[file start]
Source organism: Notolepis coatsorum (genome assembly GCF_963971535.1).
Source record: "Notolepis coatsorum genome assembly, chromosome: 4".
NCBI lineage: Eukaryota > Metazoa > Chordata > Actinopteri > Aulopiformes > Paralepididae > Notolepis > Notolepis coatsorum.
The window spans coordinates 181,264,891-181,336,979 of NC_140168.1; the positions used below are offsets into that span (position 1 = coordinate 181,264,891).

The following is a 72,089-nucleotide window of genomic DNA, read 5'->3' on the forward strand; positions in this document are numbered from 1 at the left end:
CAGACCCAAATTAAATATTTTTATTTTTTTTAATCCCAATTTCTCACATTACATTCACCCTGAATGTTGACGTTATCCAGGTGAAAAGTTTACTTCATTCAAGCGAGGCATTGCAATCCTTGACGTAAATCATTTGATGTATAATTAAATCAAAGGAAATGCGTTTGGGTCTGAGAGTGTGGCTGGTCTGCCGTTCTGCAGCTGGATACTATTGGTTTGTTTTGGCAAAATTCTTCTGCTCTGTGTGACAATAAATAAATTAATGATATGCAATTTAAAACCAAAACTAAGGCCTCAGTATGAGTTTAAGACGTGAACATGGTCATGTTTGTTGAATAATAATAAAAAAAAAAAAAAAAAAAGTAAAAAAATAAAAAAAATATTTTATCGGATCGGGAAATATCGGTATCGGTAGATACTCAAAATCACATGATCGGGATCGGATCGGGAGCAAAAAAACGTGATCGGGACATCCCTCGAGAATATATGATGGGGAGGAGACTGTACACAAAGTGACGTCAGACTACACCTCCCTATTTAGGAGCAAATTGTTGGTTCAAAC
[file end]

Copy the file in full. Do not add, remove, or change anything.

Source organism: Notolepis coatsorum (genome assembly GCF_963971535.1).
Source record: "Notolepis coatsorum genome assembly, chromosome: 4".
NCBI lineage: Eukaryota > Metazoa > Chordata > Actinopteri > Aulopiformes > Paralepididae > Notolepis > Notolepis coatsorum.
The window spans coordinates 181,264,891-181,336,979 of NC_140168.1; the positions used below are offsets into that span (position 1 = coordinate 181,264,891).

The following is a 72,089-nucleotide window of genomic DNA, read 5'->3' on the forward strand; positions in this document are numbered from 1 at the left end:
CAGACCCAAATTAAATATTTTTATTTTTTTTAATCCCAATTTCTCACATTACATTCACCCTGAATGTTGACGTTATCCAGGTGAAAAGTTTACTTCATTCAAGCGAGGCATTGCAATCCTTGACGTAAATCATTTGATGTATAATTAAATCAAAGGAAATGCGTTTGGGTCTGAGAGTGTGGCTGGTCTGCCGTTCTGCAGCTGGATACTATTGGTTTGTTTTGGCAAAATTCTTCTGCTCTGTGTGACAATAAATAAATTAATGATATGCAATTTAAAACCAAAACTAAGGCCTCAGTATGAGTTTAAGACGTGAACATGGTCATGTTTGTTGAATAATAATAAAAAAAAAAAAAAAAAAAGTAAAAAAATAAAAAAAATATTTTATCGGATCGGGAAATATCGGTATCGGTAGATACTCAAAATCACATGATCGGGATCGGATCGGGAGCAAAAAAACGTGATCGGGACATCCCTCGAGAATATATGATGGGGAGGAGACTGTACACAAAGTGACGTCAGACTACACCTCCCTATTTAGGAGCAAATTGTTGGTTCAAAC